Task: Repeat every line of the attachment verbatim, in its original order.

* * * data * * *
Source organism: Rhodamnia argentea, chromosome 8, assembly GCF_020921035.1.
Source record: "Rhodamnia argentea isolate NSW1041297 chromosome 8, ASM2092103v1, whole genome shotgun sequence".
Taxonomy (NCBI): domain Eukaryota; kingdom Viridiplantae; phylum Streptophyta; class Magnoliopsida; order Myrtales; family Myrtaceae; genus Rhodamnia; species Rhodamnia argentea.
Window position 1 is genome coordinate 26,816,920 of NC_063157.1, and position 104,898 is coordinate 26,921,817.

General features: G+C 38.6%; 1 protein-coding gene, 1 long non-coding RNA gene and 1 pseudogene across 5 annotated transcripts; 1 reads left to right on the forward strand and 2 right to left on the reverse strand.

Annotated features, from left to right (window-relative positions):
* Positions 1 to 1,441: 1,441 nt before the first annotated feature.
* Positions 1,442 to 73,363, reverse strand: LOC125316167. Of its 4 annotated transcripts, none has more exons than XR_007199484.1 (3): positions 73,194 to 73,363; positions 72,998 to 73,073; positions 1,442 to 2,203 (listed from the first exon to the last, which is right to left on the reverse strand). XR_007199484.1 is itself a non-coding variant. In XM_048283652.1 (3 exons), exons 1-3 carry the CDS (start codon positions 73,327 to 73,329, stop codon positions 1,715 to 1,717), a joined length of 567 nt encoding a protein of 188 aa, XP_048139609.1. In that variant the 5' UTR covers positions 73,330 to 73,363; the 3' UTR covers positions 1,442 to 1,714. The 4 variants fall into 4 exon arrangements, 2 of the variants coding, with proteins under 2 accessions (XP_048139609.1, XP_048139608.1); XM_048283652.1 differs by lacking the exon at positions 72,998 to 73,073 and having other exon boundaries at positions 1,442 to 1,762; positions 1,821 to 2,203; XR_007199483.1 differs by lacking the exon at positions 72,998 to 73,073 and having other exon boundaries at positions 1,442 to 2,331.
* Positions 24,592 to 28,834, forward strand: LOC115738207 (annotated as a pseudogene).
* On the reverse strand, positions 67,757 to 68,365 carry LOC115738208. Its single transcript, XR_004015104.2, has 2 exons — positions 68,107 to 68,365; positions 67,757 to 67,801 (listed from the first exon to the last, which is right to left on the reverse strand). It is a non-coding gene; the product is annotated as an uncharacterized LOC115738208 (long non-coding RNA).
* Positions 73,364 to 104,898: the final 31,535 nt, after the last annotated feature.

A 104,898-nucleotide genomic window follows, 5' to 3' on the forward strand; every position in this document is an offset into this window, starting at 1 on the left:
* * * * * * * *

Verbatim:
Source organism: Rhodamnia argentea, chromosome 8, assembly GCF_020921035.1.
Source record: "Rhodamnia argentea isolate NSW1041297 chromosome 8, ASM2092103v1, whole genome shotgun sequence".
Taxonomy (NCBI): domain Eukaryota; kingdom Viridiplantae; phylum Streptophyta; class Magnoliopsida; order Myrtales; family Myrtaceae; genus Rhodamnia; species Rhodamnia argentea.
Window position 1 is genome coordinate 26,816,920 of NC_063157.1, and position 104,898 is coordinate 26,921,817.

General features: G+C 38.6%; 1 protein-coding gene, 1 long non-coding RNA gene and 1 pseudogene across 5 annotated transcripts; 1 reads left to right on the forward strand and 2 right to left on the reverse strand.

Annotated features, from left to right (window-relative positions):
* Positions 1 to 1,441: 1,441 nt before the first annotated feature.
* Positions 1,442 to 73,363, reverse strand: LOC125316167. Of its 4 annotated transcripts, none has more exons than XR_007199484.1 (3): positions 73,194 to 73,363; positions 72,998 to 73,073; positions 1,442 to 2,203 (listed from the first exon to the last, which is right to left on the reverse strand). XR_007199484.1 is itself a non-coding variant. In XM_048283652.1 (3 exons), exons 1-3 carry the CDS (start codon positions 73,327 to 73,329, stop codon positions 1,715 to 1,717), a joined length of 567 nt encoding a protein of 188 aa, XP_048139609.1. In that variant the 5' UTR covers positions 73,330 to 73,363; the 3' UTR covers positions 1,442 to 1,714. The 4 variants fall into 4 exon arrangements, 2 of the variants coding, with proteins under 2 accessions (XP_048139609.1, XP_048139608.1); XM_048283652.1 differs by lacking the exon at positions 72,998 to 73,073 and having other exon boundaries at positions 1,442 to 1,762; positions 1,821 to 2,203; XR_007199483.1 differs by lacking the exon at positions 72,998 to 73,073 and having other exon boundaries at positions 1,442 to 2,331.
* Positions 24,592 to 28,834, forward strand: LOC115738207 (annotated as a pseudogene).
* On the reverse strand, positions 67,757 to 68,365 carry LOC115738208. Its single transcript, XR_004015104.2, has 2 exons — positions 68,107 to 68,365; positions 67,757 to 67,801 (listed from the first exon to the last, which is right to left on the reverse strand). It is a non-coding gene; the product is annotated as an uncharacterized LOC115738208 (long non-coding RNA).
* Positions 73,364 to 104,898: the final 31,535 nt, after the last annotated feature.

A 104,898-nucleotide genomic window follows, 5' to 3' on the forward strand; every position in this document is an offset into this window, starting at 1 on the left: